March 2016

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    Ecophysiology of four co-occurring Lycophyte species: an investigation of functional convergence

    Modern clubmosses (Lycophytes) are a vestige of their gargantuan carboniferous ancestors that dominated the paleoflora flora for millions of years. The group has a broad global distribution ranging from tundra to tropical forests and can make up an important component of temperate northeast US forests. Yet little is known of the ecophysiology of these plants. […] More

  • Arabidopsis
    in

    Reproductive organ and young tissues show constrained elemental composition

    Current knowledge of plant stoichiometric homeostasis is mainly obtained from the mature leaf, with little from other organs across different developmental stages. Yan et al. conducted a greenhouse nitrogen (N) and phosphorus (P) addition experiment to evaluate the strength of stoichiometric homeostasis across different organs and developmental stages of Arabidopsis thaliana, and find that reproductive […] More

  • An authentic "Mariscada" from Galicia.
    in

    Decision time: Inorganic or Organic..?

    Plants need appropriate amounts of essential nutrients if they are to grow fully and generate the yield of which they are capable. Quite often, however, one of those essentials – principally, nitrogen (N) – is in insufficient supply in the soil. To achieve maximum crop yields those missing nutrient(s) are added by humans. Traditionally, that […] More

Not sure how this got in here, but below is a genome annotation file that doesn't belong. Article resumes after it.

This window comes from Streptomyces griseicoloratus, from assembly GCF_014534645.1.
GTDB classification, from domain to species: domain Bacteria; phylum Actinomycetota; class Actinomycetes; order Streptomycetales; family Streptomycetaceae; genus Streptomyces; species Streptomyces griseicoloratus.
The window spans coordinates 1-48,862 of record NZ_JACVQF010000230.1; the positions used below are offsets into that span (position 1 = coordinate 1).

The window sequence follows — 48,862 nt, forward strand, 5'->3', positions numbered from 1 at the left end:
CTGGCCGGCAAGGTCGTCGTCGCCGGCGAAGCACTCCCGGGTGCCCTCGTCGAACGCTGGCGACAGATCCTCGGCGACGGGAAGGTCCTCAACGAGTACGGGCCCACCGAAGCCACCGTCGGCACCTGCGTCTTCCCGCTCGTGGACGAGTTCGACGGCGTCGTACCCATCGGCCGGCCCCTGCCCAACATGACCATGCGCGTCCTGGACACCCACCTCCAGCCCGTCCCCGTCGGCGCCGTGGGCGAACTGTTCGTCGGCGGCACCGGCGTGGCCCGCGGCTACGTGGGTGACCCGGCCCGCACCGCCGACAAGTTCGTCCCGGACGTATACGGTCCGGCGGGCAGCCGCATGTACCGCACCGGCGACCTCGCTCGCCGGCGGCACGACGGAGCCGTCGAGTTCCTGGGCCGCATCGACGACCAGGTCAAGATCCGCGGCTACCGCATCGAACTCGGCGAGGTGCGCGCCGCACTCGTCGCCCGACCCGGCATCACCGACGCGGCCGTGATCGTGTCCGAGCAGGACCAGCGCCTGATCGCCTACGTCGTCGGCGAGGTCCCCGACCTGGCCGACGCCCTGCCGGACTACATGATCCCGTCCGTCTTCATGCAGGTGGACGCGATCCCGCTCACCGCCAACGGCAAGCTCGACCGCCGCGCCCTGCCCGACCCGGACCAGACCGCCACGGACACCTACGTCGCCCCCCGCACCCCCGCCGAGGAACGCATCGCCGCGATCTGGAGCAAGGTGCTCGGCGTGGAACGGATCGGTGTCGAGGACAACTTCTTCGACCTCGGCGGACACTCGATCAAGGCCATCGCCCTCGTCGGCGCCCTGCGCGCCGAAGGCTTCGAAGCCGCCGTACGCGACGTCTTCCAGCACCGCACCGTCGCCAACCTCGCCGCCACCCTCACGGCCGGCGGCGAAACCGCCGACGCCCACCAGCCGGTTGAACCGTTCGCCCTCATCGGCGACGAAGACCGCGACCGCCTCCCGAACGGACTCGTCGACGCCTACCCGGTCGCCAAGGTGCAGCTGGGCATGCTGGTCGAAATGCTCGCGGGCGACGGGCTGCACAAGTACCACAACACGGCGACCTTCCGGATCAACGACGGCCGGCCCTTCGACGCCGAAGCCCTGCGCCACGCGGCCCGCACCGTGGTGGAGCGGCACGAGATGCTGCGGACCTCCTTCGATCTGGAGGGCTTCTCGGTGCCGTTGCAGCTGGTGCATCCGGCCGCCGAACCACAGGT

• Passiflora incarnata
    in

    Variability in style deflexion and its fitness consequences

    Variability of floral traits within individuals is usually regarded as developmental noise and not considered in studies of adaptive evolution. Dai et al. measure style deflexion, a floral trait in Passiflora incarnata responsible for herkogamy and pollen deposition. They find that the degree of style deflexion varies within and among flowers, and different plants show […] More

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    SPECIAL ISSUE: Scaling effects regulating plant response to global change

    AoB PLANTS is pleased to announce the publication of a Special Issue titled Scaling Effects Regulating Plant Response to Global Change, edited by Elise Gornish (University of California, Davis, USA) and Sebastian Leuzinger (Auckland University of Technology, New Zealand). As a result of the increasing speed and magnitude in which habitats worldwide are experiencing environmental change, making […] More

  • Vigna sinensis
    in

    Cell wall matrix polysaccharides and mesophyll cell morphogenesis

    The acquisition of the photosynthetic mesophyll cell shape in the dicotyledonous species Vigna sinensis and the fern Asplenium nidus is the result of the coordination of (a) the cortical microtubule alignment that controls cellulose microfibril orientation and (b) the local differentiation of the cell wall matrix polysaccharides, a rather general phenomenon, also described in monocotyledonous […] More

  • Incarvillea sinensis
    in

    Seasonal variation in selfing rate